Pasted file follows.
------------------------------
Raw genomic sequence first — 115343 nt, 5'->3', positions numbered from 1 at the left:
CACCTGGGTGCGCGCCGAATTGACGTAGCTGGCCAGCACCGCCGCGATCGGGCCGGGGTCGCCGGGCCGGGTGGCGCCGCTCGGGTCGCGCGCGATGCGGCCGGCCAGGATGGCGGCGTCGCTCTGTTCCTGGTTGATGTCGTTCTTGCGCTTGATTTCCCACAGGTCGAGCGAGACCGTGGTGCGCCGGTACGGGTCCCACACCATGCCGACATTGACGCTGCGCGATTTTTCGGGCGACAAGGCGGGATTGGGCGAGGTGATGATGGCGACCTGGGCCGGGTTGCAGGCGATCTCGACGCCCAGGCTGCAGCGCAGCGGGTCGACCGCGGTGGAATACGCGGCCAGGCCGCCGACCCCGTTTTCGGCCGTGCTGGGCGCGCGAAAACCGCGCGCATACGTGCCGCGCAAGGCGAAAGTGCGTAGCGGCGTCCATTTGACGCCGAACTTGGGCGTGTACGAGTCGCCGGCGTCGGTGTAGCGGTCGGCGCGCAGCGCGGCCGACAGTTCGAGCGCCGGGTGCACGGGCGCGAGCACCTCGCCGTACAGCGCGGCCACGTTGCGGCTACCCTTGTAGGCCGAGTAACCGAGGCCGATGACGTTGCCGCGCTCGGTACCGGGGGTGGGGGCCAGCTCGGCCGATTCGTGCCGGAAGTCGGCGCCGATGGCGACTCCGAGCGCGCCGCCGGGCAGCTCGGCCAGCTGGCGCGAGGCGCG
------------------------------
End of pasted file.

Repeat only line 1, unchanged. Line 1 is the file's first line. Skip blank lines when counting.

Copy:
Raw genomic sequence first — 115343 nt, 5'->3', positions numbered from 1 at the left: